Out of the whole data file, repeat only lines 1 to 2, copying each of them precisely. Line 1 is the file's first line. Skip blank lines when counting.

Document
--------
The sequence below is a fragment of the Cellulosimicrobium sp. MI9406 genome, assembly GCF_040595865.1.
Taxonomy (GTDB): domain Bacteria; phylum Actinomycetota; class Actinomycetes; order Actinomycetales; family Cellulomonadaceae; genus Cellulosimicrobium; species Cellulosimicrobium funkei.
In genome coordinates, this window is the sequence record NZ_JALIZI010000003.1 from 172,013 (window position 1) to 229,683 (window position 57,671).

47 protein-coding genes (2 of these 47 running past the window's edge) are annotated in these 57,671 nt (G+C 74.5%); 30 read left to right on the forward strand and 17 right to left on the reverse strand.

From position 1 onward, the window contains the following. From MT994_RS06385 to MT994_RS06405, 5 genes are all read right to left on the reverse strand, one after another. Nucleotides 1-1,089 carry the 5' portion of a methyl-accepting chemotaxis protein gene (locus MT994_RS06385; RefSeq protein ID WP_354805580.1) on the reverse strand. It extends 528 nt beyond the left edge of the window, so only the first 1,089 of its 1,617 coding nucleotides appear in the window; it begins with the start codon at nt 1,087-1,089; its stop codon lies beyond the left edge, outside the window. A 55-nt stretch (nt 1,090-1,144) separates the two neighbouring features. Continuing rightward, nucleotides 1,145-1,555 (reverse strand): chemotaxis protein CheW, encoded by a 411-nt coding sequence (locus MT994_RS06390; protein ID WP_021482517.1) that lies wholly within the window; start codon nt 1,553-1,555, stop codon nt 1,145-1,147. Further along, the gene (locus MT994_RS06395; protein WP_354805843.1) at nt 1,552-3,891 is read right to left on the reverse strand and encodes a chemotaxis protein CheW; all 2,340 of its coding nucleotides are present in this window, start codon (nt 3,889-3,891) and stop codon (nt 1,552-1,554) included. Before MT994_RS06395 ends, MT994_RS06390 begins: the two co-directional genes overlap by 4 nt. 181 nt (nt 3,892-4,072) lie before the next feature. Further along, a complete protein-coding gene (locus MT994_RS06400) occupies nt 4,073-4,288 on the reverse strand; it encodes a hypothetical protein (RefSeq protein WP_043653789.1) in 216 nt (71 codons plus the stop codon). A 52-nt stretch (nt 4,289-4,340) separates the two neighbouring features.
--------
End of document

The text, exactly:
The sequence below is a fragment of the Cellulosimicrobium sp. MI9406 genome, assembly GCF_040595865.1.
Taxonomy (GTDB): domain Bacteria; phylum Actinomycetota; class Actinomycetes; order Actinomycetales; family Cellulomonadaceae; genus Cellulosimicrobium; species Cellulosimicrobium funkei.